Check your jurisdiction and determine your tax rates

There are more than 11,000 tax jurisdictions in the US, all with different regulations. In Alabama alone, there are more than 900 tax jurisdictions, and Texas has more than 1,900. Unfortunately, states with fewer tax jurisdictions aren't necessarily less complicated because there can be enormous variation in administrative processes and enforcement. You need to research each state and jurisdiction individually to ensure you're filing correctly.

Tax rates vary depending on what you're selling and where, and they are constantly updated. Virginia, for example, is exempting some gun safes (yes, a safe) from sales tax, while the city of Chicago will begin taxing ecommerce sales of wine and bottled water. Some states also exempt groceries or prescription drugs from sales tax, while others do not. Additionally, local governments within a state may also impose their own sales tax on top of the state tax.

Is there a tax calculator tool I can use?

Avalara provides a tax calculator tool  that allows you to find out the sales tax rate for your location in the United States. To use this tool, all you have to do is enter your actual street address. It's important to use your address instead of just your ZIP code because ZIP codes often have more than one tax rate associated with them. By using your address, you can get a more accurate sales tax rate for your specific location.


The information presented on this page is not intended to serve as tax, legal, or any other professional advice, and should not be used as such. If you have any questions or concerns, it is strongly recommended that you seek the advice of a qualified tax professional. It's also important to note that Shoplazza does not file or remit sales taxes on your behalf, and therefore can not be held responsible for any resulting actions.

Origin-based vs. destination-based sales tax rates

Once businesses meet the threshold for economic nexus, it’s important to understand the difference between origin-based and destination-based sales tax rates.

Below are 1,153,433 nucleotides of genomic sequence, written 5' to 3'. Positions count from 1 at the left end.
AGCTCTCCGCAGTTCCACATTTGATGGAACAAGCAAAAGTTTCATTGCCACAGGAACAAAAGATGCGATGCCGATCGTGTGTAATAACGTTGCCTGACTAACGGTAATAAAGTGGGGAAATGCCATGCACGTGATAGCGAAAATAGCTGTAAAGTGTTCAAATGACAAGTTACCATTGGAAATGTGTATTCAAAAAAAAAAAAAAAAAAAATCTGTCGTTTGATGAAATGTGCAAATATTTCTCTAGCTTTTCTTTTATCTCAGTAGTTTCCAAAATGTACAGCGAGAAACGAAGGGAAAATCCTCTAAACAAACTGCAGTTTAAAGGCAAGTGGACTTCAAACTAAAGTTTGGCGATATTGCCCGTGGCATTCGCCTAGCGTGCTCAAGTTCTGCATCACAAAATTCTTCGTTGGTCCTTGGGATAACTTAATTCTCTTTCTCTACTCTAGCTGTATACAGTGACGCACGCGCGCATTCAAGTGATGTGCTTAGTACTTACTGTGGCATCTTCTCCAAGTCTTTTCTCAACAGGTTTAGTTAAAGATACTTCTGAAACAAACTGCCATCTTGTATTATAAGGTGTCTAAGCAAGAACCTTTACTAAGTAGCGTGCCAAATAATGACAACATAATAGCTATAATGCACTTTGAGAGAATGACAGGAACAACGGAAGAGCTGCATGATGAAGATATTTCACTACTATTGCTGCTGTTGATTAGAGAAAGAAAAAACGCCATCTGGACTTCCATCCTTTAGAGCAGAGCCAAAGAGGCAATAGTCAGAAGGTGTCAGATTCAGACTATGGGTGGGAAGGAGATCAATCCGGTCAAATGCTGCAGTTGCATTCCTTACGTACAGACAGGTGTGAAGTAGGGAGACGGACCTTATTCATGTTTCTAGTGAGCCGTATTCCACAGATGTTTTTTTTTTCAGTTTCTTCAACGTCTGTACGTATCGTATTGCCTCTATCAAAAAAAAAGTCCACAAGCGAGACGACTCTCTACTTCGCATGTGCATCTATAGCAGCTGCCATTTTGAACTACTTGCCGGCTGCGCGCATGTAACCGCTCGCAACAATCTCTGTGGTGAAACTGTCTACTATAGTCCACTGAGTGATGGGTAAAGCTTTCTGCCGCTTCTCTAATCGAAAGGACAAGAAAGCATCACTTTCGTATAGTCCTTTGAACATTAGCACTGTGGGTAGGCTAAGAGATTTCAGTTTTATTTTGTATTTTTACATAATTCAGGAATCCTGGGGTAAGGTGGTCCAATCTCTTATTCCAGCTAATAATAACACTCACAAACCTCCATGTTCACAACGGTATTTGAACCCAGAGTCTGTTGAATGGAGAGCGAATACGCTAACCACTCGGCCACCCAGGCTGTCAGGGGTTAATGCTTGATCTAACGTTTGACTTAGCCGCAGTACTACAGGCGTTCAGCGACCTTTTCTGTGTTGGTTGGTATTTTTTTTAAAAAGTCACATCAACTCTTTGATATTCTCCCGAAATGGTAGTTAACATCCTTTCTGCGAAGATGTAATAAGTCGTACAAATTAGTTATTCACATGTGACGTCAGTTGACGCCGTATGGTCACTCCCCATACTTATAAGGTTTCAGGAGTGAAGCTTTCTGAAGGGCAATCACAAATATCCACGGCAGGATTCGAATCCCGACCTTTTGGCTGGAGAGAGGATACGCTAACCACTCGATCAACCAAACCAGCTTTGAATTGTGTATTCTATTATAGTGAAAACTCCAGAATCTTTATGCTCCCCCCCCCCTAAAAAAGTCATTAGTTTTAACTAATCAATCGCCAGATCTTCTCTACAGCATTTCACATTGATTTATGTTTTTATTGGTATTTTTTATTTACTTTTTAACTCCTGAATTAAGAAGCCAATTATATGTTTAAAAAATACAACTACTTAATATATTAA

If your business is located in an origin-based state, you would charge the state and local sales tax rate for where your business is located.

For a destination-based state, you would calculate the sales tax rate for where your buyer is located (or where the items are being shipped to).

As a seller, it is important to know whether you are located in an origin-sourced state or a destination-sourced state. Most states and Washington, D.C., are destination-based. There are 12 origin-based states.

  • Arizona
  • California -- (considered a "mixed sourcing state" as city, county and state sales taxes are origin-based, while district sales taxes - supplementary local taxes - are destination-based)
  • Illinois
  • Mississippi
  • Missouri
  • New Mexico
  • Ohio
  • Pennsylvania
  • Tennessee
  • Texas
  • Utah
  • Virginia

Twenty-four states are participating in the Streamlined Sales and Use Tax Agreement  (SSUTA), a board that was established to help businesses manage their tax obligations across jurisdictions. However, since many states don't participate, it doesn't create a uniform system across states. You still need to pay close attention to each state's specific guidelines.

Selling in Canada

What is USMCA?

The United States, Mexico, and Canada updated NAFTA to create the newUSMCA   . The USMCA is mutually beneficial for North American workers, farmers, ranchers, and businesses. The agreement, which entered into force on July 1, 2020, will create a more balanced environment for trade, will support high-paying jobs for Americans.

Currently, US online sellers, including eBay and Amazon, shipping to consumers in Mexico are sales tax and import duty free up to $50 per shipment.

The Mexican VAT threshold  has been maintained at $50, but the customs duties limit raised to $117. The Canadian import duty and GST threshold is currently $20CAD per parcel. It will be raised to $40CAD for GST/HST, and $150CAD for duties.